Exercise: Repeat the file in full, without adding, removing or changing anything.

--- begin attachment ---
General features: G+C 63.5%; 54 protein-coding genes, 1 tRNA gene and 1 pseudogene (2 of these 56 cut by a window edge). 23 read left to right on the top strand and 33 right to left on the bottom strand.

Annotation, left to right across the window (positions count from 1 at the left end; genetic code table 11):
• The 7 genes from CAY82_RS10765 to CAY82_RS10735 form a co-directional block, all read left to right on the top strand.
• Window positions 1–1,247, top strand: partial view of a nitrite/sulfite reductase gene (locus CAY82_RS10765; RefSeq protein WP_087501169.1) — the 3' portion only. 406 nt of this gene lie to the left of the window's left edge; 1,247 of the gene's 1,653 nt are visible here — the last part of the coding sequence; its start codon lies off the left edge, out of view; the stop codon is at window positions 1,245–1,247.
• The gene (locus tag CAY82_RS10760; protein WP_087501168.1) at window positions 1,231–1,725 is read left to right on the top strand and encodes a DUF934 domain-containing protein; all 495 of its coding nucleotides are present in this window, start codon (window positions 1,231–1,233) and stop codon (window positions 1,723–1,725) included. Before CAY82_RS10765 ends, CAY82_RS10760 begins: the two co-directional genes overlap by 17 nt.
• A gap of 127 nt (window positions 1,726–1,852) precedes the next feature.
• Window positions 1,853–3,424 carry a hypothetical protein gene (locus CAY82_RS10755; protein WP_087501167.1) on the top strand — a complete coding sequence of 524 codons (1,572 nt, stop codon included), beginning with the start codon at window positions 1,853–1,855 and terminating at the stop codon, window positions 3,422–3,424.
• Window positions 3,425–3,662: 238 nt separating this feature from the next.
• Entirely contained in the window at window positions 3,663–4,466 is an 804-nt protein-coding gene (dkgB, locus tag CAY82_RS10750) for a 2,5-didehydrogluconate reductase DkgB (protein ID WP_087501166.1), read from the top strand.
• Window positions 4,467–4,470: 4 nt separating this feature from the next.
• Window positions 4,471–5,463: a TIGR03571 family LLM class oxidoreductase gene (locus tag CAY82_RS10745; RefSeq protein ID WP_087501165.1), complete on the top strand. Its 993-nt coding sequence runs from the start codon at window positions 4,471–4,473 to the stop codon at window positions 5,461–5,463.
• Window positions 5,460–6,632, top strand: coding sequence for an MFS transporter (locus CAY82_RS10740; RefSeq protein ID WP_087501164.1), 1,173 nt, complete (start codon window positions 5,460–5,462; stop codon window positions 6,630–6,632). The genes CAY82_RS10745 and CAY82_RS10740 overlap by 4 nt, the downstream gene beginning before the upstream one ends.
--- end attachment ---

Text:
General features: G+C 63.5%; 54 protein-coding genes, 1 tRNA gene and 1 pseudogene (2 of these 56 cut by a window edge). 23 read left to right on the top strand and 33 right to left on the bottom strand.

Annotation, left to right across the window (positions count from 1 at the left end; genetic code table 11):
• The 7 genes from CAY82_RS10765 to CAY82_RS10735 form a co-directional block, all read left to right on the top strand.
• Window positions 1–1,247, top strand: partial view of a nitrite/sulfite reductase gene (locus CAY82_RS10765; RefSeq protein WP_087501169.1) — the 3' portion only. 406 nt of this gene lie to the left of the window's left edge; 1,247 of the gene's 1,653 nt are visible here — the last part of the coding sequence; its start codon lies off the left edge, out of view; the stop codon is at window positions 1,245–1,247.
• The gene (locus tag CAY82_RS10760; protein WP_087501168.1) at window positions 1,231–1,725 is read left to right on the top strand and encodes a DUF934 domain-containing protein; all 495 of its coding nucleotides are present in this window, start codon (window positions 1,231–1,233) and stop codon (window positions 1,723–1,725) included. Before CAY82_RS10765 ends, CAY82_RS10760 begins: the two co-directional genes overlap by 17 nt.
• A gap of 127 nt (window positions 1,726–1,852) precedes the next feature.
• Window positions 1,853–3,424 carry a hypothetical protein gene (locus CAY82_RS10755; protein WP_087501167.1) on the top strand — a complete coding sequence of 524 codons (1,572 nt, stop codon included), beginning with the start codon at window positions 1,853–1,855 and terminating at the stop codon, window positions 3,422–3,424.
• Window positions 3,425–3,662: 238 nt separating this feature from the next.
• Entirely contained in the window at window positions 3,663–4,466 is an 804-nt protein-coding gene (dkgB, locus tag CAY82_RS10750) for a 2,5-didehydrogluconate reductase DkgB (protein ID WP_087501166.1), read from the top strand.
• Window positions 4,467–4,470: 4 nt separating this feature from the next.
• Window positions 4,471–5,463: a TIGR03571 family LLM class oxidoreductase gene (locus tag CAY82_RS10745; RefSeq protein ID WP_087501165.1), complete on the top strand. Its 993-nt coding sequence runs from the start codon at window positions 4,471–4,473 to the stop codon at window positions 5,461–5,463.
• Window positions 5,460–6,632, top strand: coding sequence for an MFS transporter (locus CAY82_RS10740; RefSeq protein ID WP_087501164.1), 1,173 nt, complete (start codon window positions 5,460–5,462; stop codon window positions 6,630–6,632). The genes CAY82_RS10745 and CAY82_RS10740 overlap by 4 nt, the downstream gene beginning before the upstream one ends.